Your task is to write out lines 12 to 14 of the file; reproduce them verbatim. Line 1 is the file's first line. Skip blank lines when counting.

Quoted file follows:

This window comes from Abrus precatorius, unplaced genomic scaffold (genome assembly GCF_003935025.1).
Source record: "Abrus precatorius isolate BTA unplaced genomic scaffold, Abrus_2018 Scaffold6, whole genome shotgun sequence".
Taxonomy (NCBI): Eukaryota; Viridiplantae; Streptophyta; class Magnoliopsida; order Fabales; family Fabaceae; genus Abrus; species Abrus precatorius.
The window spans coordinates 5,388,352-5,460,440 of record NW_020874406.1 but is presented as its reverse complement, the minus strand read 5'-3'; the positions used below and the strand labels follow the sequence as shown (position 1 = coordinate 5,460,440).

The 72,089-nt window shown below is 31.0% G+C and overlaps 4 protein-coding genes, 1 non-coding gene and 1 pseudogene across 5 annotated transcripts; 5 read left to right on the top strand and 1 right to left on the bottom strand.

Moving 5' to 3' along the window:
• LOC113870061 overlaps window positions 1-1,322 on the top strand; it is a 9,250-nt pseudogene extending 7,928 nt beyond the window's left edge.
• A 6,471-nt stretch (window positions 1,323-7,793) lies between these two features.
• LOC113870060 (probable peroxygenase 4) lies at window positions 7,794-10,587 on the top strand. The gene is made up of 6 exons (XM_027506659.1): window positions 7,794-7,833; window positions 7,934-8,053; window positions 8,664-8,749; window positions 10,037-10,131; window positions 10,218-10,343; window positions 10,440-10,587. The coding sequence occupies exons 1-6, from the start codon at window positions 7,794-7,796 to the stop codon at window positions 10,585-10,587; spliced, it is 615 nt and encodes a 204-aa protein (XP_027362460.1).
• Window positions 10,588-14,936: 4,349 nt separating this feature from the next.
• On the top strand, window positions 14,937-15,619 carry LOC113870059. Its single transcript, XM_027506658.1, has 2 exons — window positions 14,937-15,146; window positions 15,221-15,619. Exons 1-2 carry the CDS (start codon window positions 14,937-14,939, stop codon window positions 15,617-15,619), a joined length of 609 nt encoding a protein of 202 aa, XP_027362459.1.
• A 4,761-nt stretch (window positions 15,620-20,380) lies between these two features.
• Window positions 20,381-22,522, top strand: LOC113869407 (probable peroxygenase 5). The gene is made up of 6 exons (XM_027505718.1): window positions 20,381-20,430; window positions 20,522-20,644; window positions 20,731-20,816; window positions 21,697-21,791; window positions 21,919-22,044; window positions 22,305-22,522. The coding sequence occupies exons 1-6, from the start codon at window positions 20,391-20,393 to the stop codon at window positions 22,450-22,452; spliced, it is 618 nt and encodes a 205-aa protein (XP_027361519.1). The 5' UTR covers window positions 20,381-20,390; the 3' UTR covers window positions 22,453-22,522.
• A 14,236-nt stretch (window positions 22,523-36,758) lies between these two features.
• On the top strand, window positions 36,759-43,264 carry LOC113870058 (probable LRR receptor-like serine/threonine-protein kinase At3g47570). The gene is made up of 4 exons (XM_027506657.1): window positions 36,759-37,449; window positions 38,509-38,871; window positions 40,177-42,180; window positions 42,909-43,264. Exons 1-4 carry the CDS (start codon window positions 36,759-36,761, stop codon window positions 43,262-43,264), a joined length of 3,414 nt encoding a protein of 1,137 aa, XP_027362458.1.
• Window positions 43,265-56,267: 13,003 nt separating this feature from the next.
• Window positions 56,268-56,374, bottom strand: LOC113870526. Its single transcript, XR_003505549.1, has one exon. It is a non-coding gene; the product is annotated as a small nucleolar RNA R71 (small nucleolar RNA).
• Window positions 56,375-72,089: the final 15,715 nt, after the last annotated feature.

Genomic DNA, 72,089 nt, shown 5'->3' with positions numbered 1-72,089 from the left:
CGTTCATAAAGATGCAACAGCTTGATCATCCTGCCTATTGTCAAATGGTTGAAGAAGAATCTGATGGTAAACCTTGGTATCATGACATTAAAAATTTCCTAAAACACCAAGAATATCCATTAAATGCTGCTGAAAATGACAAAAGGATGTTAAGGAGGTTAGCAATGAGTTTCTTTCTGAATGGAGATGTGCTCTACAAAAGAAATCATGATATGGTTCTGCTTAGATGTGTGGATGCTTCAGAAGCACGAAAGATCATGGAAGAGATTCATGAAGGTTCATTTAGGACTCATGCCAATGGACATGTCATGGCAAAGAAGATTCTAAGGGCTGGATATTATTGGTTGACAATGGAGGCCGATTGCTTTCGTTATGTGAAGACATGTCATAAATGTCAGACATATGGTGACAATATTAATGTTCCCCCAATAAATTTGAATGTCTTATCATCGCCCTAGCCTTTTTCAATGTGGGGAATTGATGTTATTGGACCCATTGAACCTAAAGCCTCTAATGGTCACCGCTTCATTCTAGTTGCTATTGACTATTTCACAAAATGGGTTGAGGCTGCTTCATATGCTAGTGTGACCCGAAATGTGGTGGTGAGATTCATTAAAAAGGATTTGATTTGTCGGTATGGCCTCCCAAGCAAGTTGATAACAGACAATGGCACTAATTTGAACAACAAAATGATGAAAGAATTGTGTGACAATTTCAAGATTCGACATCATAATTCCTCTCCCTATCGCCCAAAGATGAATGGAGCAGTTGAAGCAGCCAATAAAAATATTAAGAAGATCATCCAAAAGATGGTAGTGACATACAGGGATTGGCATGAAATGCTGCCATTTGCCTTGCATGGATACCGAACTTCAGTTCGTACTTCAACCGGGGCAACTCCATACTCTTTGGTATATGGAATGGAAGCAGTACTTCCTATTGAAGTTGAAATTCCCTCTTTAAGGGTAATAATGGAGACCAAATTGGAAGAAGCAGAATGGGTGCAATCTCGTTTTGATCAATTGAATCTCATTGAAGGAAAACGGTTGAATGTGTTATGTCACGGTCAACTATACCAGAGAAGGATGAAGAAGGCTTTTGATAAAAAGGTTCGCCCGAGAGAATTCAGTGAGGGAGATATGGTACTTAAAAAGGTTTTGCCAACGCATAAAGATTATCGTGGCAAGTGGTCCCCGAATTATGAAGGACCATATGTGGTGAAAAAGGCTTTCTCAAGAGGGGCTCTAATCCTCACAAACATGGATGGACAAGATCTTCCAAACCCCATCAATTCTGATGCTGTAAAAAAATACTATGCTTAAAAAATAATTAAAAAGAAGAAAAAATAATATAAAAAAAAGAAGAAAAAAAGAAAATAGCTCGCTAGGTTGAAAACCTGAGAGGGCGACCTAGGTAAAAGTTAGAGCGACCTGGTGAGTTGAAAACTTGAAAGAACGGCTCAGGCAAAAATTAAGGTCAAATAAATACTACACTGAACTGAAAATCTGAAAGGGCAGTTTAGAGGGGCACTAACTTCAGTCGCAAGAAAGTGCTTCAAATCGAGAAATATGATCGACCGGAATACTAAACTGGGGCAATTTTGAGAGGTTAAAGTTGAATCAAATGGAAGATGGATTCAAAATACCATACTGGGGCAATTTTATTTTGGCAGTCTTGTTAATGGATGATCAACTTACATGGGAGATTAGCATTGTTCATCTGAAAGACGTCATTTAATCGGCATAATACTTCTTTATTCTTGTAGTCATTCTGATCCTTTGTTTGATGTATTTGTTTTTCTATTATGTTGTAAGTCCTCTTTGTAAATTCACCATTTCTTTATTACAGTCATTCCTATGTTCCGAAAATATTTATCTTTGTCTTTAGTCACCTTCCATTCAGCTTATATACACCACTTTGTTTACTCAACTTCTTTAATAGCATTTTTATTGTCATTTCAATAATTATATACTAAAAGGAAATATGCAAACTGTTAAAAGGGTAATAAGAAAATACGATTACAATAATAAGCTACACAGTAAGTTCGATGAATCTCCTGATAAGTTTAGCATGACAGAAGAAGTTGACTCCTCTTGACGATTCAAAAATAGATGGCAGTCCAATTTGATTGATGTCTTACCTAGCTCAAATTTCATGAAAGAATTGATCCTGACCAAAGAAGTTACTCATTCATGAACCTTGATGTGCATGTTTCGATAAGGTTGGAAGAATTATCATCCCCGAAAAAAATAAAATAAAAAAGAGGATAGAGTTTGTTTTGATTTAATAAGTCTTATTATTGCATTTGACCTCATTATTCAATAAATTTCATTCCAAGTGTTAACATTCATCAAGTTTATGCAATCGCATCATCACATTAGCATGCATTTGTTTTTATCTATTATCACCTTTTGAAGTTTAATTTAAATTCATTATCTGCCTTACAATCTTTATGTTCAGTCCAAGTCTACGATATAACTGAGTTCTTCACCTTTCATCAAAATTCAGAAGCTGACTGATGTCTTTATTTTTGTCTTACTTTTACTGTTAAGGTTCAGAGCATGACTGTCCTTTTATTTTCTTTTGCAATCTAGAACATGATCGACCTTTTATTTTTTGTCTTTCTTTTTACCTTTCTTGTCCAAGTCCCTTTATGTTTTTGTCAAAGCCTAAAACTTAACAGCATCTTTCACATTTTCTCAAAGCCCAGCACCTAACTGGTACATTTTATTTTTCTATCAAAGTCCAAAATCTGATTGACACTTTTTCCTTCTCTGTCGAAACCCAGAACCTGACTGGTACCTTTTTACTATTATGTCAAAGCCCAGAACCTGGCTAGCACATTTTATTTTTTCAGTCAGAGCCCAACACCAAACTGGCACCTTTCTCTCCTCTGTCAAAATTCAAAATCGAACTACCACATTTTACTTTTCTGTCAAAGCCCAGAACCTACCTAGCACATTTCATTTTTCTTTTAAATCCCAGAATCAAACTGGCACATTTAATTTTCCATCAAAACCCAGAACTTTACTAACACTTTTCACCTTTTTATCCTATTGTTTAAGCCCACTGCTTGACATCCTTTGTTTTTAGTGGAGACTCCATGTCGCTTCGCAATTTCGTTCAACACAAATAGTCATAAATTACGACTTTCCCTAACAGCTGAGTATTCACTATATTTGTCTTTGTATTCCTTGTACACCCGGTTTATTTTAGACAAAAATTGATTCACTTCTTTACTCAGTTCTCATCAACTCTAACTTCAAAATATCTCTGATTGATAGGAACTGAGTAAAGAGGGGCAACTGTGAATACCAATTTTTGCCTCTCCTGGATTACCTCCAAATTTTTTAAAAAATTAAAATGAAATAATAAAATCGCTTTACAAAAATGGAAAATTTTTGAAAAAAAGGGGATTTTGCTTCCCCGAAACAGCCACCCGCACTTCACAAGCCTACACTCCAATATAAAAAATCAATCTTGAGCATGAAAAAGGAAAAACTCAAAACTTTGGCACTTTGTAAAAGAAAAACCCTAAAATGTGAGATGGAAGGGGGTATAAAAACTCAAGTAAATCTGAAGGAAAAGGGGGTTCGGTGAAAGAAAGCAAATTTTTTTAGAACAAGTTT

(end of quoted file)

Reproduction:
• A 4,761-nt stretch (window positions 15,620-20,380) lies between these two features.
• Window positions 20,381-22,522, top strand: LOC113869407 (probable peroxygenase 5). The gene is made up of 6 exons (XM_027505718.1): window positions 20,381-20,430; window positions 20,522-20,644; window positions 20,731-20,816; window positions 21,697-21,791; window positions 21,919-22,044; window positions 22,305-22,522. The coding sequence occupies exons 1-6, from the start codon at window positions 20,391-20,393 to the stop codon at window positions 22,450-22,452; spliced, it is 618 nt and encodes a 205-aa protein (XP_027361519.1). The 5' UTR covers window positions 20,381-20,390; the 3' UTR covers window positions 22,453-22,522.
• A 14,236-nt stretch (window positions 22,523-36,758) lies between these two features.